Capital Allowances and Property Investors

Maximising capital allowances reduces taxable profit, resulting in reduced tax liability which brings significant cash savings for UK corporate and income taxpayers. Although a legislative allowance Capital Allowances 2001 (CAA2001), eligible claimants miss out on considerable cash savings, due to poor advice or lack of understanding.


At Wandsworth Consulting, we have found that there are many common myths surrounding capital allowances UK, and we explore some of those key myths below.


What does Fixed Value/Mandatory Pooling mean?

Since 2012, where a property transaction occurs where the vendor has entitlement to claim capital allowances. Both parties have to agree the value of allowances passed onto the purchaser. The value of allowances is based on the original cost of the vendor with allowances passed over to the purchaser by way of joint election. The value of the allowances can be anything between (vendors) original cost (beneficial to the purchaser) and £1 (beneficial to the vendor). The vendor also must show the allowances were pooled within their accounts.


What is a Joint Election (CAA2001 s.198)?

A joint election is a document stating the value of the allowances passed between vendor and purchaser, to be a valid, the document has to provide (for both parties) names, unique tax reference (UTR), property address and title number, list of relevant plant, value of allowances, signatures. The election must be completed within 2 years of completion of the property transaction.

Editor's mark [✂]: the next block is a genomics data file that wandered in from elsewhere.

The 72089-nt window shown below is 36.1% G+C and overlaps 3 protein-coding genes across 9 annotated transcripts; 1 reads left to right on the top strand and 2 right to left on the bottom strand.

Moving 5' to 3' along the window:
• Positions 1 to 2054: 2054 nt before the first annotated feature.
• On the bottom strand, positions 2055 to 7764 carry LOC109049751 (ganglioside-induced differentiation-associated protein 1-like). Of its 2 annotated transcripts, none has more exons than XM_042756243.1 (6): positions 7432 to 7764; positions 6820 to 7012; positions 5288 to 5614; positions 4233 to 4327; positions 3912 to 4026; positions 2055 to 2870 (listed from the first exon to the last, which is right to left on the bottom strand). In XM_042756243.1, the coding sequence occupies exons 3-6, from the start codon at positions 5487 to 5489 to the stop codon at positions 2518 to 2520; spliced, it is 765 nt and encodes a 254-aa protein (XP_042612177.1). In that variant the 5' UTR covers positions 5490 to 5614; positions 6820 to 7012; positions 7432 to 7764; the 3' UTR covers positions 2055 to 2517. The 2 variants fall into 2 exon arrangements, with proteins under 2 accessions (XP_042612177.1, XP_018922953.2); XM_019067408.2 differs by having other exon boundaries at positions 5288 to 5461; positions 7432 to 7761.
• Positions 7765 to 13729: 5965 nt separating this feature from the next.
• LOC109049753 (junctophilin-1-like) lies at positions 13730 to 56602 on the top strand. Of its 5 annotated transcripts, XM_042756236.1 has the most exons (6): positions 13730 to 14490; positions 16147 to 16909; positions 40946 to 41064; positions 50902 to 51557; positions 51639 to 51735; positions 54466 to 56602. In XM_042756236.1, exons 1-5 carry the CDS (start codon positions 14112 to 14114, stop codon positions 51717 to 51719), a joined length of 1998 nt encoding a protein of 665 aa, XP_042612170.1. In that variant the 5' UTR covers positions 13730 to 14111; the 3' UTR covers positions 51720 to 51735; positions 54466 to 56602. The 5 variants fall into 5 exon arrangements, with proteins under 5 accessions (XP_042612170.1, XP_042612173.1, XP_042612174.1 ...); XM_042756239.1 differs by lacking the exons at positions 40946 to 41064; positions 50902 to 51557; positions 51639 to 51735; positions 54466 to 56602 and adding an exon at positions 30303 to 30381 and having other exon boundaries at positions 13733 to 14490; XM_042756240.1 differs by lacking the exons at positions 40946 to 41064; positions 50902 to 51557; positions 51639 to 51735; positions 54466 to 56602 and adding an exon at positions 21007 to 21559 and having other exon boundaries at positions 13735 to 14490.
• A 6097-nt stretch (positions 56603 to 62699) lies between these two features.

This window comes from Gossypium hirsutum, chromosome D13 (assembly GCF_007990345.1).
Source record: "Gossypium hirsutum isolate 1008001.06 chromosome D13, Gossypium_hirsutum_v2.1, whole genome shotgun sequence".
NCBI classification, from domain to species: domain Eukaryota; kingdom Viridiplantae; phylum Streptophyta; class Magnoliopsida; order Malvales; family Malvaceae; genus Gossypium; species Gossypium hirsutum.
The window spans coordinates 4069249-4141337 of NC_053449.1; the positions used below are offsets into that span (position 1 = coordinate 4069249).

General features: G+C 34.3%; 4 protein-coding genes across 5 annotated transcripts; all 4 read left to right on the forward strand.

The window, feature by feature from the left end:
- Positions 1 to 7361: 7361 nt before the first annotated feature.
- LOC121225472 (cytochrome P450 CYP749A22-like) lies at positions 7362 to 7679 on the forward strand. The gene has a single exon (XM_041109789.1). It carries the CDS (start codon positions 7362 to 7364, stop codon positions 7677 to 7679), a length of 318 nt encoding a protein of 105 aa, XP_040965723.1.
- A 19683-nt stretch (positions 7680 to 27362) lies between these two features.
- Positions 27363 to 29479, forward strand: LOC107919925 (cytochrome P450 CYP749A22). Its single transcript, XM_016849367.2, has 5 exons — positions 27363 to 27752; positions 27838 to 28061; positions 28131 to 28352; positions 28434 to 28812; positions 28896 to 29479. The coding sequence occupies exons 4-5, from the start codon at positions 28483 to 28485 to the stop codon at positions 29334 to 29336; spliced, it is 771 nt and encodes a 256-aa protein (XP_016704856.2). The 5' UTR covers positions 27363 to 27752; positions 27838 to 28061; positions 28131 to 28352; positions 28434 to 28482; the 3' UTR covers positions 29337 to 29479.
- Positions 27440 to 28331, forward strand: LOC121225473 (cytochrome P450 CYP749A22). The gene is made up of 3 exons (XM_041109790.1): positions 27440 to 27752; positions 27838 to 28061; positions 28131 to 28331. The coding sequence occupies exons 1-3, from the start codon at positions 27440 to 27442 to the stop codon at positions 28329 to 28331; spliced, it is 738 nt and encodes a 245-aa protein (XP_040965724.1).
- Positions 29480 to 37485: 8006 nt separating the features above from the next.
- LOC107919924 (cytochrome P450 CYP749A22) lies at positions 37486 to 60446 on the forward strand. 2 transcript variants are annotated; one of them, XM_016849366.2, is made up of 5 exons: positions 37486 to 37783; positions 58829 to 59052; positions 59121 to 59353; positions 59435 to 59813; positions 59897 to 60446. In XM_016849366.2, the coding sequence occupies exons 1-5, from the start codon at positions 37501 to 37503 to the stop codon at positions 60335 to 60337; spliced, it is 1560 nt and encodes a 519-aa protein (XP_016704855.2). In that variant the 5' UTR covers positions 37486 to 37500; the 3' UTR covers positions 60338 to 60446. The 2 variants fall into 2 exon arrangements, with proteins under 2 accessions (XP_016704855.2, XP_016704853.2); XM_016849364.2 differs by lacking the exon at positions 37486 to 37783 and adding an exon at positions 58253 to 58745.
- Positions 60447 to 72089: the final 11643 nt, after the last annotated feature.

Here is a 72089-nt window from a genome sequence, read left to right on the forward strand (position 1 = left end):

Is there any other way of passing allowances?

The short answer is no. The value of the election should form part of the negotiation process, and can be dictated by many factors including tax liabilities, for example, if the vendor does not have any tax liabilities why, retain allowances. If the allowances are not addressed or, election completed then all allowances are lost and no savings can be realised. This is more often than not down to poor or no advice from both parties. A reputable specialist will be able to oversee the process for both, purchaser and vendor.


So if the vendor can’t claim we’re good right?

If the vendor cannot claim allowances (i.e. purchase off a developer) then the purchaser can prepare an apportionment claim based on their purchase price. However, there needs to be a statement inserted into the sale/purchase contract from the vendor confirming that they cannot claim allowances.



With Capital Allowances becoming more and more complex and compliant, the need for a specialist is more prominent than ever. The experienced team at Wandsworth will work with your finance and project teams, and through correct tax planning, due diligence, collation, and reporting; we will ensure that all allowances and savings are maximised.